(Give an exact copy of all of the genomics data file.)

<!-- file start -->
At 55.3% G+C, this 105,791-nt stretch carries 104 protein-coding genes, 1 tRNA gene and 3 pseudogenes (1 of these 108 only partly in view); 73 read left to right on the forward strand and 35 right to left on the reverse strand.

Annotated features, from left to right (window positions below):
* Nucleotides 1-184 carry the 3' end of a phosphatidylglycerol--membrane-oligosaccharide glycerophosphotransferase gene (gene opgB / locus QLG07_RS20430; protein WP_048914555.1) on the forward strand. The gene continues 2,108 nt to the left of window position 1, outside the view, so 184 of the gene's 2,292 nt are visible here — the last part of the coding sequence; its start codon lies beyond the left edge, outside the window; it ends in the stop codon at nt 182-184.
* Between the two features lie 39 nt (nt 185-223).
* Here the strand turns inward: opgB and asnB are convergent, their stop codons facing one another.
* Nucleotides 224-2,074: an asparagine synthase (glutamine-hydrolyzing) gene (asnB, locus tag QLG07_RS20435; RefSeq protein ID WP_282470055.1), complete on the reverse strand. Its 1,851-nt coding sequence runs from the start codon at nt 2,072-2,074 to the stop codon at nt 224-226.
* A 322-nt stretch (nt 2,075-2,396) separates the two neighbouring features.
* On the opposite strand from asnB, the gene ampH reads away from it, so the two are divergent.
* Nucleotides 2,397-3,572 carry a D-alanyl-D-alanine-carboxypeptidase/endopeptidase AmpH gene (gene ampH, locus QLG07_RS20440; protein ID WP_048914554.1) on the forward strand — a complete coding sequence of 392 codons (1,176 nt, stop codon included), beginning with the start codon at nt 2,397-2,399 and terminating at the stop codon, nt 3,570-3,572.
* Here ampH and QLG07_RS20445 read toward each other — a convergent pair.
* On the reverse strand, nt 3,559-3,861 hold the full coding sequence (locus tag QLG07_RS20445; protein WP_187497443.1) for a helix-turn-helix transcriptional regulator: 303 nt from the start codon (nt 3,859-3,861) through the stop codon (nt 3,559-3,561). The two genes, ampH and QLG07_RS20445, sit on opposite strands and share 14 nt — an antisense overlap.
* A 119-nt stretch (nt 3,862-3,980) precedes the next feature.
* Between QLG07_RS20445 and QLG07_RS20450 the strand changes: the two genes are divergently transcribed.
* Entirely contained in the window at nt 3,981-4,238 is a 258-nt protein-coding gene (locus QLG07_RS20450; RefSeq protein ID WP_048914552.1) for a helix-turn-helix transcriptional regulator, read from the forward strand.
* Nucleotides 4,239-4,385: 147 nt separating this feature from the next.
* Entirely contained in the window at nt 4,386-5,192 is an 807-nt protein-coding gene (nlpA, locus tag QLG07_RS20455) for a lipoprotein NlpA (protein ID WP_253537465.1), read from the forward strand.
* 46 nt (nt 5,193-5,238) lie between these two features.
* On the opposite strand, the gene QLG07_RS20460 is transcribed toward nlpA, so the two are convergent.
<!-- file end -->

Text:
At 55.3% G+C, this 105,791-nt stretch carries 104 protein-coding genes, 1 tRNA gene and 3 pseudogenes (1 of these 108 only partly in view); 73 read left to right on the forward strand and 35 right to left on the reverse strand.

Annotated features, from left to right (window positions below):
* Nucleotides 1-184 carry the 3' end of a phosphatidylglycerol--membrane-oligosaccharide glycerophosphotransferase gene (gene opgB / locus QLG07_RS20430; protein WP_048914555.1) on the forward strand. The gene continues 2,108 nt to the left of window position 1, outside the view, so 184 of the gene's 2,292 nt are visible here — the last part of the coding sequence; its start codon lies beyond the left edge, outside the window; it ends in the stop codon at nt 182-184.
* Between the two features lie 39 nt (nt 185-223).
* Here the strand turns inward: opgB and asnB are convergent, their stop codons facing one another.
* Nucleotides 224-2,074: an asparagine synthase (glutamine-hydrolyzing) gene (asnB, locus tag QLG07_RS20435; RefSeq protein ID WP_282470055.1), complete on the reverse strand. Its 1,851-nt coding sequence runs from the start codon at nt 2,072-2,074 to the stop codon at nt 224-226.
* A 322-nt stretch (nt 2,075-2,396) separates the two neighbouring features.
* On the opposite strand from asnB, the gene ampH reads away from it, so the two are divergent.
* Nucleotides 2,397-3,572 carry a D-alanyl-D-alanine-carboxypeptidase/endopeptidase AmpH gene (gene ampH, locus QLG07_RS20440; protein ID WP_048914554.1) on the forward strand — a complete coding sequence of 392 codons (1,176 nt, stop codon included), beginning with the start codon at nt 2,397-2,399 and terminating at the stop codon, nt 3,570-3,572.
* Here ampH and QLG07_RS20445 read toward each other — a convergent pair.
* On the reverse strand, nt 3,559-3,861 hold the full coding sequence (locus tag QLG07_RS20445; protein WP_187497443.1) for a helix-turn-helix transcriptional regulator: 303 nt from the start codon (nt 3,859-3,861) through the stop codon (nt 3,559-3,561). The two genes, ampH and QLG07_RS20445, sit on opposite strands and share 14 nt — an antisense overlap.
* A 119-nt stretch (nt 3,862-3,980) precedes the next feature.
* Between QLG07_RS20445 and QLG07_RS20450 the strand changes: the two genes are divergently transcribed.
* Entirely contained in the window at nt 3,981-4,238 is a 258-nt protein-coding gene (locus QLG07_RS20450; RefSeq protein ID WP_048914552.1) for a helix-turn-helix transcriptional regulator, read from the forward strand.
* Nucleotides 4,239-4,385: 147 nt separating this feature from the next.
* Entirely contained in the window at nt 4,386-5,192 is an 807-nt protein-coding gene (nlpA, locus tag QLG07_RS20455) for a lipoprotein NlpA (protein ID WP_253537465.1), read from the forward strand.
* 46 nt (nt 5,193-5,238) lie between these two features.
* On the opposite strand, the gene QLG07_RS20460 is transcribed toward nlpA, so the two are convergent.